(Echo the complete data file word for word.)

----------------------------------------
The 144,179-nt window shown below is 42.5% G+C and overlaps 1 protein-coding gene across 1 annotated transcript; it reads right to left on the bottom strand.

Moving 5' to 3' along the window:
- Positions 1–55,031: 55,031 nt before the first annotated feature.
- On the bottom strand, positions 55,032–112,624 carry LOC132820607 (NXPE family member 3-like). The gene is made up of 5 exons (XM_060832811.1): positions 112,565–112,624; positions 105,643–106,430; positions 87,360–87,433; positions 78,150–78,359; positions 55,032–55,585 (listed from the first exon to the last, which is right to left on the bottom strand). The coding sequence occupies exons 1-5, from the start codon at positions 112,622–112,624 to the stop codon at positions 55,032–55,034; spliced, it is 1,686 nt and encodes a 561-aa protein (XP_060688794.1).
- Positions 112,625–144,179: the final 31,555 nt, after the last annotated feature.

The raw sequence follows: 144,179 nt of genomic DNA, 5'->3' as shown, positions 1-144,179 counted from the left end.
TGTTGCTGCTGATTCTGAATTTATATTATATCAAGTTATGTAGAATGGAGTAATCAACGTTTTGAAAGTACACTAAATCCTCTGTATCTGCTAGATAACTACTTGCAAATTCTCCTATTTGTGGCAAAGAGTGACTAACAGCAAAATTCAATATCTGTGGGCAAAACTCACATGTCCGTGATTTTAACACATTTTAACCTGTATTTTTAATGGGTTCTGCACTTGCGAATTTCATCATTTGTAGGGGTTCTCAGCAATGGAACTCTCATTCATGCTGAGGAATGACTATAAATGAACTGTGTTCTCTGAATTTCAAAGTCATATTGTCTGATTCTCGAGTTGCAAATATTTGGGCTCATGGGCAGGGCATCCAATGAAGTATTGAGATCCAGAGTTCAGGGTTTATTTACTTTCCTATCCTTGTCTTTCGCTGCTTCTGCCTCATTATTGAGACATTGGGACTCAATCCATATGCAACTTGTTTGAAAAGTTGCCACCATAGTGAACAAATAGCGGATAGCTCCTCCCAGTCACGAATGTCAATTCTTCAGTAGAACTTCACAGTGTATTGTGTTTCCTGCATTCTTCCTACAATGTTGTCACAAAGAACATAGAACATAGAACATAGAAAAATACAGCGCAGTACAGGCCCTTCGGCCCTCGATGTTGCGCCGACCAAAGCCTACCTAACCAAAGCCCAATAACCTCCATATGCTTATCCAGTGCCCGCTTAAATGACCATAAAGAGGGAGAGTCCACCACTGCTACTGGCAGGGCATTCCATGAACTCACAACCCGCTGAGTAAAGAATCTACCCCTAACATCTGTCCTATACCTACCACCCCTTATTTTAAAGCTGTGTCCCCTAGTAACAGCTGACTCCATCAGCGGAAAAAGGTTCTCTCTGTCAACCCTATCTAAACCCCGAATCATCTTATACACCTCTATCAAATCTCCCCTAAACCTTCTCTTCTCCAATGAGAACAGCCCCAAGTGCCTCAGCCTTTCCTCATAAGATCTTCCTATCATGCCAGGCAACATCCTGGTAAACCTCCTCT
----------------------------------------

The 144,179-nt window shown below is 42.5% G+C and overlaps 1 protein-coding gene across 1 annotated transcript; it reads right to left on the bottom strand.

Moving 5' to 3' along the window:
- Positions 1–55,031: 55,031 nt before the first annotated feature.
- On the bottom strand, positions 55,032–112,624 carry LOC132820607 (NXPE family member 3-like). The gene is made up of 5 exons (XM_060832811.1): positions 112,565–112,624; positions 105,643–106,430; positions 87,360–87,433; positions 78,150–78,359; positions 55,032–55,585 (listed from the first exon to the last, which is right to left on the bottom strand). The coding sequence occupies exons 1-5, from the start codon at positions 112,622–112,624 to the stop codon at positions 55,032–55,034; spliced, it is 1,686 nt and encodes a 561-aa protein (XP_060688794.1).
- Positions 112,625–144,179: the final 31,555 nt, after the last annotated feature.

The raw sequence follows: 144,179 nt of genomic DNA, 5'->3' as shown, positions 1-144,179 counted from the left end.
TGTTGCTGCTGATTCTGAATTTATATTATATCAAGTTATGTAGAATGGAGTAATCAACGTTTTGAAAGTACACTAAATCCTCTGTATCTGCTAGATAACTACTTGCAAATTCTCCTATTTGTGGCAAAGAGTGACTAACAGCAAAATTCAATATCTGTGGGCAAAACTCACATGTCCGTGATTTTAACACATTTTAACCTGTATTTTTAATGGGTTCTGCACTTGCGAATTTCATCATTTGTAGGGGTTCTCAGCAATGGAACTCTCATTCATGCTGAGGAATGACTATAAATGAACTGTGTTCTCTGAATTTCAAAGTCATATTGTCTGATTCTCGAGTTGCAAATATTTGGGCTCATGGGCAGGGCATCCAATGAAGTATTGAGATCCAGAGTTCAGGGTTTATTTACTTTCCTATCCTTGTCTTTCGCTGCTTCTGCCTCATTATTGAGACATTGGGACTCAATCCATATGCAACTTGTTTGAAAAGTTGCCACCATAGTGAACAAATAGCGGATAGCTCCTCCCAGTCACGAATGTCAATTCTTCAGTAGAACTTCACAGTGTATTGTGTTTCCTGCATTCTTCCTACAATGTTGTCACAAAGAACATAGAACATAGAACATAGAAAAATACAGCGCAGTACAGGCCCTTCGGCCCTCGATGTTGCGCCGACCAAAGCCTACCTAACCAAAGCCCAATAACCTCCATATGCTTATCCAGTGCCCGCTTAAATGACCATAAAGAGGGAGAGTCCACCACTGCTACTGGCAGGGCATTCCATGAACTCACAACCCGCTGAGTAAAGAATCTACCCCTAACATCTGTCCTATACCTACCACCCCTTATTTTAAAGCTGTGTCCCCTAGTAACAGCTGACTCCATCAGCGGAAAAAGGTTCTCTCTGTCAACCCTATCTAAACCCCGAATCATCTTATACACCTCTATCAAATCTCCCCTAAACCTTCTCTTCTCCAATGAGAACAGCCCCAAGTGCCTCAGCCTTTCCTCATAAGATCTTCCTATCATGCCAGGCAACATCCTGGTAAACCTCCTCT